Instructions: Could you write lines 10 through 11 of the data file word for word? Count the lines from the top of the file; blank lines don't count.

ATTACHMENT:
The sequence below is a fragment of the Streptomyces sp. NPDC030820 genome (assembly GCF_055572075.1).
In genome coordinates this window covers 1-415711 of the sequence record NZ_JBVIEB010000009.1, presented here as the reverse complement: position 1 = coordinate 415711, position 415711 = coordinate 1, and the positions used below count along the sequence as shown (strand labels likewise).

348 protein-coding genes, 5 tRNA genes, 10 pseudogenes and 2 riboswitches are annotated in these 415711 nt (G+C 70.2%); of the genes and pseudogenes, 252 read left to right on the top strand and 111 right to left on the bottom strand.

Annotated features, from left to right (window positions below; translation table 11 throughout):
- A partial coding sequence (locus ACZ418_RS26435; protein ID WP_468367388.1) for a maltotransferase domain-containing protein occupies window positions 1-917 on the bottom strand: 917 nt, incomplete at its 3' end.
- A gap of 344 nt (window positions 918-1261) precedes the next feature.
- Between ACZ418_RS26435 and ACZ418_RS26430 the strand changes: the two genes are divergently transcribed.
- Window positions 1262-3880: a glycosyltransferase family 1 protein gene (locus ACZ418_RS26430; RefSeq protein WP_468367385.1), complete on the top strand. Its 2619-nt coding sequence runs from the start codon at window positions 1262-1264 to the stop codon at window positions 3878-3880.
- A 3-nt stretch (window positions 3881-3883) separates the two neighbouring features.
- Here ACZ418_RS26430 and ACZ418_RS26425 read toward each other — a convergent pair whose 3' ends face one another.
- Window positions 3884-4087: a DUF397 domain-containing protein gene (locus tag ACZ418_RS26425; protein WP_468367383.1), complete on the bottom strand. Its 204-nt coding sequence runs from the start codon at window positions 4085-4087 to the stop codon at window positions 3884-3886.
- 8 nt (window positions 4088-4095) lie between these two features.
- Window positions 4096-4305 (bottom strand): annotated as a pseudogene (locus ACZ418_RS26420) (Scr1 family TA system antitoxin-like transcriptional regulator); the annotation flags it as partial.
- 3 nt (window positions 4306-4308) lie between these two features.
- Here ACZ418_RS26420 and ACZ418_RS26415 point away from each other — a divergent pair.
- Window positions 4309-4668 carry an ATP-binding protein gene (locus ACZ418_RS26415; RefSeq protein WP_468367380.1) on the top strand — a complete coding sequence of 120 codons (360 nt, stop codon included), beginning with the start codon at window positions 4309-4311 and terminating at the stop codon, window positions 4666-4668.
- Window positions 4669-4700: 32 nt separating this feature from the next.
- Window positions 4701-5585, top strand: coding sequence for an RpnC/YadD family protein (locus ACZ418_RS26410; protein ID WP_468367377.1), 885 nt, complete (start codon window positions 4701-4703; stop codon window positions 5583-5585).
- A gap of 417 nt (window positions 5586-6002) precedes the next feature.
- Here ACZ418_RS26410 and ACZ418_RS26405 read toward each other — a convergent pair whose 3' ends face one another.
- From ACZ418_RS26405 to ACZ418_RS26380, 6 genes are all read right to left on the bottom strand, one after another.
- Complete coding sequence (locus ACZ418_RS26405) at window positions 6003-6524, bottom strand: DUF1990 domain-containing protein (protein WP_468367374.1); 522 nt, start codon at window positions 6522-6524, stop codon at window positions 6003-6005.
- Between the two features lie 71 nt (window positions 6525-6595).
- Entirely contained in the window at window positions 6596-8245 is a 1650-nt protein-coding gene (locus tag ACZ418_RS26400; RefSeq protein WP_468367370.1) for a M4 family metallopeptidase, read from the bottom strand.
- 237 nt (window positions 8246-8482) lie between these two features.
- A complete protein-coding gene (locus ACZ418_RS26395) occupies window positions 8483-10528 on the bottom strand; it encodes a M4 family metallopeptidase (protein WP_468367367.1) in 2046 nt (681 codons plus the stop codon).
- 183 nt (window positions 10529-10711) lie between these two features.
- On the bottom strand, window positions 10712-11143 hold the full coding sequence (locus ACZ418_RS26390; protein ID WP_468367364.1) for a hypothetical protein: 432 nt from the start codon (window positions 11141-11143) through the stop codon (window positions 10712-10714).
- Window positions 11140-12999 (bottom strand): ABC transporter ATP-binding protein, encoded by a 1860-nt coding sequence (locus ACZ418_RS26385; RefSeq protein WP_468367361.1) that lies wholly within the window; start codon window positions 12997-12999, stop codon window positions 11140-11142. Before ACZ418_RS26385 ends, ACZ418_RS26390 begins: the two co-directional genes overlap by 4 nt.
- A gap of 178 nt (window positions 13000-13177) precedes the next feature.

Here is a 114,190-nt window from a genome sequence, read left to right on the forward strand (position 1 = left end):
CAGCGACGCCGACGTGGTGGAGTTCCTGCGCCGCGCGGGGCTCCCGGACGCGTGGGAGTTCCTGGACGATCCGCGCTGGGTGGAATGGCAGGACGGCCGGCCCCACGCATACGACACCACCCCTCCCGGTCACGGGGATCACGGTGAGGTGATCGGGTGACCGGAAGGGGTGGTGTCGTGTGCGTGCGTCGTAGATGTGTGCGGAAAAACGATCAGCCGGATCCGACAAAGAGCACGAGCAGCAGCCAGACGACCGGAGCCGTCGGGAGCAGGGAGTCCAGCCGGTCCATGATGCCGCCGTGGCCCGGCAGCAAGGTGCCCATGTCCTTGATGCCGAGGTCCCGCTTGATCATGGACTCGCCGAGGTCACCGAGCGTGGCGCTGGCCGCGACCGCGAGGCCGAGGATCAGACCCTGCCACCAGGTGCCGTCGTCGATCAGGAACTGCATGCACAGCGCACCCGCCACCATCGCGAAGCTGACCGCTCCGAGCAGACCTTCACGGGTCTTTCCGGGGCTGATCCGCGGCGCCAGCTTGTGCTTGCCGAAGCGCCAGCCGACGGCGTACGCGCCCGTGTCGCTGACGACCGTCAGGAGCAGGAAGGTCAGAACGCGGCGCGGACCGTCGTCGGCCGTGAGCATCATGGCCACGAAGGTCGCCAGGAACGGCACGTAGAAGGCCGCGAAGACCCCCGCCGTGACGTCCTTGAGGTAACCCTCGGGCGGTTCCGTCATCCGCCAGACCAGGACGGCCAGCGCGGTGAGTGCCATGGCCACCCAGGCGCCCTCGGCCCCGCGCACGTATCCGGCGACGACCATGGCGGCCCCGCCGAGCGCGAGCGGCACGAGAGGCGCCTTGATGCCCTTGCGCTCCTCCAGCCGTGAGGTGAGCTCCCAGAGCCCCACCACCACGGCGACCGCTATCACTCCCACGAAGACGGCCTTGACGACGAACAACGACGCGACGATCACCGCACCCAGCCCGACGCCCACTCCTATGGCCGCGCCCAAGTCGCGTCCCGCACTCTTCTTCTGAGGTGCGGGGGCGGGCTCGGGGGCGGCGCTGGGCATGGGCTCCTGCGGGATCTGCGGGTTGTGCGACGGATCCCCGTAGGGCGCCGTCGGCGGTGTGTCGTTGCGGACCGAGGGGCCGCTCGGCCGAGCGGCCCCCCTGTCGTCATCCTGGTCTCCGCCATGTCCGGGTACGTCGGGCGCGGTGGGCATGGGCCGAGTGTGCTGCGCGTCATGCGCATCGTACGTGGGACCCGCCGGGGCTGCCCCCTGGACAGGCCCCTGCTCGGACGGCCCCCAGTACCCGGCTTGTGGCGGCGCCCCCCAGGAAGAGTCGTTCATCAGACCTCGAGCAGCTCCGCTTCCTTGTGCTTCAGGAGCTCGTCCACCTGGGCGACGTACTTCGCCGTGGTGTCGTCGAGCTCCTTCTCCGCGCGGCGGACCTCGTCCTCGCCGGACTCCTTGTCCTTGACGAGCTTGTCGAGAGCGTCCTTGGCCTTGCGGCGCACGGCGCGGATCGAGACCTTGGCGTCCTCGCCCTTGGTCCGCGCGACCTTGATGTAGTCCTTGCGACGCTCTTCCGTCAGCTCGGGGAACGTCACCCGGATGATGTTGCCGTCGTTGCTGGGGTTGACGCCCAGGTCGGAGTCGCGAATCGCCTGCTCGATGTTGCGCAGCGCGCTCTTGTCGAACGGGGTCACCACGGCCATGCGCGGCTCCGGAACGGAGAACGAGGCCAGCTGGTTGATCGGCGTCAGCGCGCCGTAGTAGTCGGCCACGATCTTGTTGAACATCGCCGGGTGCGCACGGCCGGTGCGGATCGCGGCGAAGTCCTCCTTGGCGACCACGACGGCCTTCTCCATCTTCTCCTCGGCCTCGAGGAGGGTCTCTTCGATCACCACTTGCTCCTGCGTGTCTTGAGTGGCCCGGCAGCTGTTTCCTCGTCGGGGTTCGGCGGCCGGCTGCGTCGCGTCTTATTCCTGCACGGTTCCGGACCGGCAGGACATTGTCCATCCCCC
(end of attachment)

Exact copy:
- Here ACZ418_RS26430 and ACZ418_RS26425 read toward each other — a convergent pair whose 3' ends face one another.
- Window positions 3884-4087: a DUF397 domain-containing protein gene (locus tag ACZ418_RS26425; protein WP_468367383.1), complete on the bottom strand. Its 204-nt coding sequence runs from the start codon at window positions 4085-4087 to the stop codon at window positions 3884-3886.